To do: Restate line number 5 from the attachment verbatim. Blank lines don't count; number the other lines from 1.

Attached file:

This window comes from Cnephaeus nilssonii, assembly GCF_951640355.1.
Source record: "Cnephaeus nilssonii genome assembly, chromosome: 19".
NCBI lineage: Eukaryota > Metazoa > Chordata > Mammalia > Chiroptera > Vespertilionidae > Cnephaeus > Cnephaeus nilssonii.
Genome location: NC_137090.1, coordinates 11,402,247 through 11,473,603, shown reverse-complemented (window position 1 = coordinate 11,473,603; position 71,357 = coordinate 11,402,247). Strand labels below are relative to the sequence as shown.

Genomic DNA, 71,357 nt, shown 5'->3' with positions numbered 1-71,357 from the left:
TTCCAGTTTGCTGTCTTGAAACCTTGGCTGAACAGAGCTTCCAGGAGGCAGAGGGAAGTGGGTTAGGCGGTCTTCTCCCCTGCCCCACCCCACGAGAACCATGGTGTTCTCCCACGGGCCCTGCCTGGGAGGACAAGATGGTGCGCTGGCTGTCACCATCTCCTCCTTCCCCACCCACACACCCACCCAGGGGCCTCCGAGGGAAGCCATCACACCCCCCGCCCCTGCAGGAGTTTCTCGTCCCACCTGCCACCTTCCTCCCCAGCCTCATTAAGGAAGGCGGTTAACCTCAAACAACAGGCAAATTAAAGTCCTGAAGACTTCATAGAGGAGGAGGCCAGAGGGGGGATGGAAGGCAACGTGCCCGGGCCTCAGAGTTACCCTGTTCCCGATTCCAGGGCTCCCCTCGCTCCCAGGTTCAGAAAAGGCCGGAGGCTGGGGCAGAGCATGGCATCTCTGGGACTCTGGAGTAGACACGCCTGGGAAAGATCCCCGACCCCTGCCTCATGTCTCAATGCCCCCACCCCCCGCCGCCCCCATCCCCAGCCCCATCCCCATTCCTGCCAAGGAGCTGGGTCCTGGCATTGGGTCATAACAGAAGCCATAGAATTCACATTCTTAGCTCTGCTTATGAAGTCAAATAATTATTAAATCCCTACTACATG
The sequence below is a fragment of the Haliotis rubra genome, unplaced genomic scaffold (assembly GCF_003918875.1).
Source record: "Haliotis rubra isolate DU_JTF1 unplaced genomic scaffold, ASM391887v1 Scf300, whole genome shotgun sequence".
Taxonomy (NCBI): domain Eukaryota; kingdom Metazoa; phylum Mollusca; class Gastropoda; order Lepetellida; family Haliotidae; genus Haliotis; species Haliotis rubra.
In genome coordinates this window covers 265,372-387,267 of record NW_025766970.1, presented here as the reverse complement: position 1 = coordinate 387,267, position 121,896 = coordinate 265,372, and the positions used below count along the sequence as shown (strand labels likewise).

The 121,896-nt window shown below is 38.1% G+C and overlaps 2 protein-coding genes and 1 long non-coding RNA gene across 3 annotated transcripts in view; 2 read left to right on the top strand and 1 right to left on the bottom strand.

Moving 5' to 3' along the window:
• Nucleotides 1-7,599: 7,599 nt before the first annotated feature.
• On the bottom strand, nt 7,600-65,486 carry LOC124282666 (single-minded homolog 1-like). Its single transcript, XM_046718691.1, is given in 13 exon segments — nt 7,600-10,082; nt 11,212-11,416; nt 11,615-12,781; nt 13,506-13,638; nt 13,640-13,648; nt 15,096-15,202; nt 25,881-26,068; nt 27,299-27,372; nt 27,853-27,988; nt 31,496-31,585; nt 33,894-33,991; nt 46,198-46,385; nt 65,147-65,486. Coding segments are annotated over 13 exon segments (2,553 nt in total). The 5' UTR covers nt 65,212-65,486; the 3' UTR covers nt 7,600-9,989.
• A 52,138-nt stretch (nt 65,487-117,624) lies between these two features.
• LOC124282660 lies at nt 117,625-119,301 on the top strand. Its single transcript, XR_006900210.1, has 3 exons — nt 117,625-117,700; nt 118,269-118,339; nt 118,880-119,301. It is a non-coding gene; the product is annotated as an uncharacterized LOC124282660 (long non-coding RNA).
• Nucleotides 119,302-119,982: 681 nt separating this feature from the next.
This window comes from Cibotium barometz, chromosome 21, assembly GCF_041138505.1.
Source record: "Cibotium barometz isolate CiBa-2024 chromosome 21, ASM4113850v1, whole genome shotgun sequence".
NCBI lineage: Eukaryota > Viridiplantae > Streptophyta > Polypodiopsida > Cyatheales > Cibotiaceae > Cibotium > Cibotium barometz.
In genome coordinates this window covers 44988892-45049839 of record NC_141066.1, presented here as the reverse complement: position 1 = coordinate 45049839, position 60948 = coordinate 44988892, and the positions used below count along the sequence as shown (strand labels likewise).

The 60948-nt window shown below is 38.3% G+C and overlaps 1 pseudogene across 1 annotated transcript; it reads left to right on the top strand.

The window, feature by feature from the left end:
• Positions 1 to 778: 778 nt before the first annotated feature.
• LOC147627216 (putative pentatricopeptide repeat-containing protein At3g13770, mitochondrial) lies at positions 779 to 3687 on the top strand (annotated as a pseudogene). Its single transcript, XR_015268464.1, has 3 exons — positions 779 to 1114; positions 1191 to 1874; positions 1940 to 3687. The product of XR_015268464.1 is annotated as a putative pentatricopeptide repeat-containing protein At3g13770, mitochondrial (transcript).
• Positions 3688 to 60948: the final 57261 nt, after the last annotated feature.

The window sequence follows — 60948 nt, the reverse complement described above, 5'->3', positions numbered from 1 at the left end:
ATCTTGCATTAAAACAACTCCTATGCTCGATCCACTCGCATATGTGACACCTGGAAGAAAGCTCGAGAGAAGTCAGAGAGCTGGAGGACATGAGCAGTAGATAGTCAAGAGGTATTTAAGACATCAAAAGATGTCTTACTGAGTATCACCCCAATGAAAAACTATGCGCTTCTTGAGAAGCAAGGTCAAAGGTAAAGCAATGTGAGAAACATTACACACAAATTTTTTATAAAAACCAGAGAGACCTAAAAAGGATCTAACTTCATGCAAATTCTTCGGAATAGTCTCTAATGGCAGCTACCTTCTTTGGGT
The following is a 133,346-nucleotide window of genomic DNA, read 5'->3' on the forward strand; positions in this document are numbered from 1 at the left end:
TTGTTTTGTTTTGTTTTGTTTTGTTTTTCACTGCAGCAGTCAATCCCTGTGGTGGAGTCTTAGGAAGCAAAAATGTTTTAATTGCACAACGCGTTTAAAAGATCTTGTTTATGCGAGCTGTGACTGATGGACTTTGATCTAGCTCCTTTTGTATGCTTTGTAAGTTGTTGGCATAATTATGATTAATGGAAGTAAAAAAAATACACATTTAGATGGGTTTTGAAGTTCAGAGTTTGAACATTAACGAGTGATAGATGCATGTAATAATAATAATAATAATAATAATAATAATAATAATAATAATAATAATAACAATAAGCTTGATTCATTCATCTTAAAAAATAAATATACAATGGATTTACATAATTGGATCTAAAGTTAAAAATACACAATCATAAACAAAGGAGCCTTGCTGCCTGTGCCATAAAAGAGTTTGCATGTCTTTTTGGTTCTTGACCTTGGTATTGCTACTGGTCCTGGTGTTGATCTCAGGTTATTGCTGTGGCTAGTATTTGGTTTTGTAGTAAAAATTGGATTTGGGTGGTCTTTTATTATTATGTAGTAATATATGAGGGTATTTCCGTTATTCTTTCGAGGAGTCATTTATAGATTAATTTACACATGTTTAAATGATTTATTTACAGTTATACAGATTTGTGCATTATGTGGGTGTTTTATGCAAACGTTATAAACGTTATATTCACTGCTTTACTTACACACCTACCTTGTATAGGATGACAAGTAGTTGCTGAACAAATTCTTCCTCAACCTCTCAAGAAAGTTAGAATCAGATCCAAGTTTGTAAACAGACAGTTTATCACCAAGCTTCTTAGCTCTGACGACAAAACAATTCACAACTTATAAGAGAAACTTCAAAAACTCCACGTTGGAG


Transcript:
Genomic DNA, 71,357 nt, shown 5'->3' with positions numbered 1-71,357 from the left: